The biggest pop culture question of 1990 was "Who killed Laura Palmer?"

America, finally, is sure Bob did it. He's the serial killer phantasm on ABC-TV's lurid, quirky series "Twin Peaks."But he's still on the loose. And the man/vision with the twisted maniacal smile and long greasy hair was recently seen in Brinkley and Cotton Plant, Ark.

This time he was solidly in the flesh, too. But his worst offense seems only to have been creating anxiety for some maids at the Brinkley Manor Motor Inn.

While the real-life version is also a man of more than one reality, he's not named Bob, but Frank Silva, sometimes an actor, but lately the propmaster for the movie "Hurricane" being filmed in the East Arkansas town.

"The maids were pretty weirded out when they discovered that 'Killer Bob' was coming to town. They were all nervous . . . . One Sunday morning, room service came by. There were three or four maids standing in the doorway, staring at me for a while."

It was resolved, however, before he left. "Once the fans get to know me, they find out this `Bob' character is totally different from me."

Thank goodness. Lately in Peaks, Bob's spirit inhabited Leland Palmer, Laura's wacko dad, driving him to further gruesome acts and eventually his death. But when Leland died, Bob's wicked essence took a hike in the woods, looking, apparently for another sucker host.

And what is to be Bob's fate?

Silva, whose age, as befits a phantom, is open to guesswork, is not sure. "A lot of it is made up as they go along," says Silva.

"Changes are frequent. There are scripts. There are phony scripts floating around, too. They have an idea, but they play with it, leaving it open to do with what they want."

In fact, `Bob' was practically created on the spot, at the last minute, and wasn't part of the original plot. Silva says the pilot didn't have an ending, and ABC told producer David Lynch to find one. And `Bob' was just an accident born of that process.

Silva recalls the first experience with the character: "I was working (on the set as a non-actor) on the bedroom set and David told me to go to the foot of the bed and act scared. Weeks went by as the wheels turned in Lynch's head. A scene was added here and there, and it just sort of grew."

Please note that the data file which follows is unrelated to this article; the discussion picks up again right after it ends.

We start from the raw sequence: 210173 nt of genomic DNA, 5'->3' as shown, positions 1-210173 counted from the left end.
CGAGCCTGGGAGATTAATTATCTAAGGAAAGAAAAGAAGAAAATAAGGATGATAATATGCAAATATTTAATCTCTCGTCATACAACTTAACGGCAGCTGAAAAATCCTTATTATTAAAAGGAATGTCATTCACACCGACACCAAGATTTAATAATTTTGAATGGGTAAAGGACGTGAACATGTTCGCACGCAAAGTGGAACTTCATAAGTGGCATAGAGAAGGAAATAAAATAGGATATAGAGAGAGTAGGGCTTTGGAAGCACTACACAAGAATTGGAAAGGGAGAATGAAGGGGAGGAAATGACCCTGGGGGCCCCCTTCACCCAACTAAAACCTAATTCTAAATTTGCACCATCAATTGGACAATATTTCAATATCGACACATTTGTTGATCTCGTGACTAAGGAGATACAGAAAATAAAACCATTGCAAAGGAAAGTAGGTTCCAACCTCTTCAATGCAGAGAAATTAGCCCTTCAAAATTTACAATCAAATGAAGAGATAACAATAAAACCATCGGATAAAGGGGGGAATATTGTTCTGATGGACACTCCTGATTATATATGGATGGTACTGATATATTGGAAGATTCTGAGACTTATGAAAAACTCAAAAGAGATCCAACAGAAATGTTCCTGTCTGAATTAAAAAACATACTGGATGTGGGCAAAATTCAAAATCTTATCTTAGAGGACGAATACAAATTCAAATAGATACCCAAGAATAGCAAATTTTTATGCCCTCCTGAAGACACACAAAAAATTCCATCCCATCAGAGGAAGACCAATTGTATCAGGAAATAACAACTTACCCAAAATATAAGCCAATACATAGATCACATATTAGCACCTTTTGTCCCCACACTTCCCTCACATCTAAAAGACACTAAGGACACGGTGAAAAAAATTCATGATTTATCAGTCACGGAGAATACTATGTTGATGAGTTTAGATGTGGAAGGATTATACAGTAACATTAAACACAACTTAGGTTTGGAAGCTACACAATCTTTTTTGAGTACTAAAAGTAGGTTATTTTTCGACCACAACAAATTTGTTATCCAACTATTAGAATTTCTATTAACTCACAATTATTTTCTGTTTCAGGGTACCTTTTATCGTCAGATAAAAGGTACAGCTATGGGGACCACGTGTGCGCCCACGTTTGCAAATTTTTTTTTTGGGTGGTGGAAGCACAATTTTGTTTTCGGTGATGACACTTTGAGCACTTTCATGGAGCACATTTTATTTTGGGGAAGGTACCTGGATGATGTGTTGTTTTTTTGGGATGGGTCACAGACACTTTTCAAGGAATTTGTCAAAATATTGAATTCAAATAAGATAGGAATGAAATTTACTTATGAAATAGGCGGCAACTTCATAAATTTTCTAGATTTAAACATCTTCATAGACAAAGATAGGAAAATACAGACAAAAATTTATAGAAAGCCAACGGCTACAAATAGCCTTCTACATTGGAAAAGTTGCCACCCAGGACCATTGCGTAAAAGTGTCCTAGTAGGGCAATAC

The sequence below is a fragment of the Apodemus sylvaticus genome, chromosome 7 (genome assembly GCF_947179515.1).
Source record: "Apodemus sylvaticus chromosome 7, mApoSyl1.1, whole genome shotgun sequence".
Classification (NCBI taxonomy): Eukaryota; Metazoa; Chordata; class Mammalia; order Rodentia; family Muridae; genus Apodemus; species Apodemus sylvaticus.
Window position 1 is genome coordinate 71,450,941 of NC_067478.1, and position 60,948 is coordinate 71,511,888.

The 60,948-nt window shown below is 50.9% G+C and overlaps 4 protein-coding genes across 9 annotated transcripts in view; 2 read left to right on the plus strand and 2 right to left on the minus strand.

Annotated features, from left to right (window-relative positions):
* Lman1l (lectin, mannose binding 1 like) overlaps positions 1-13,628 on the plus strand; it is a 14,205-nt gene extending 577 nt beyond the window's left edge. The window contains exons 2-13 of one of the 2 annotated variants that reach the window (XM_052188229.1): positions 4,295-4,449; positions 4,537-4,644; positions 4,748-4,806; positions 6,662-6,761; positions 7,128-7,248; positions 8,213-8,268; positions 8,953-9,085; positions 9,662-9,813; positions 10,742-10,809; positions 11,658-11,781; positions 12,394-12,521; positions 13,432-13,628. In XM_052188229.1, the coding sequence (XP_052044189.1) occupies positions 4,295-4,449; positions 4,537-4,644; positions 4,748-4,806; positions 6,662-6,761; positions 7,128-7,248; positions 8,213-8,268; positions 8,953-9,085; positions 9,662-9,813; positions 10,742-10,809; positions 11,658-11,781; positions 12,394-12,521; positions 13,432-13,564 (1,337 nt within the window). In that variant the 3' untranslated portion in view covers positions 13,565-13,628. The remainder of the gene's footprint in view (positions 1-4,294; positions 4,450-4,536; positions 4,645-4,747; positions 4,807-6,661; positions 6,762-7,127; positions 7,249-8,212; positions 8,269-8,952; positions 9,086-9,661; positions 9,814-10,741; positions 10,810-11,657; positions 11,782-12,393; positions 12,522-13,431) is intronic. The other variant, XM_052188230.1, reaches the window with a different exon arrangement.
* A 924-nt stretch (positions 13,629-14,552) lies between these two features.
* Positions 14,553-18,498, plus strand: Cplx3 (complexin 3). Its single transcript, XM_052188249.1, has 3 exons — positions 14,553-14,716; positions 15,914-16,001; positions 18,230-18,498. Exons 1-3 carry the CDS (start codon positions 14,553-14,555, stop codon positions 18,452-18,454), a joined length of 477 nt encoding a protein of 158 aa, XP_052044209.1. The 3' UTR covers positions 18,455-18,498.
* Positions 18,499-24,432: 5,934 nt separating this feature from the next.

Most of Silva's direction from Lynch is whispered in his ear.

"I never see a script. He just tells me to do my thing. I enjoy doing it that way because it's less nerve-racking."

Silva was working at the Dino DeLaurentiis production studio, when he met Patty Norris, Lynch's production designer, who thought his talents were being wasted. She hired him as her assistant, and since then they have worked together on Lynch's films, "Wild at Heart" and "The Cowboy and the Frenchman."

Most of his work has been behind the camera.

"I started out years ago as a theater major and got disillusioned with it. It's a rough business. Then I started (working) lighting design and stopped acting. Then this happened . . . . I'm trying to treat it as a hobby. Making bread and butter as an actor is tough."

Silva's latest work was in Cotton Plant for six weeks, where he was propmaster for "Hurricane."

According to Jesse Beaton, the producer, scenes from the movie were filmed in Cotton Plant because the script called for Arkansas locations and Cotton Plant's "buildings and store faces had the look we were after."

Billy Paxton, who co-starred in "Alien" and "Predator II," has the lead in the move, a crime story which also stars Cynda Williams ("Mo' Better Blues"). It is expected to be released late next year.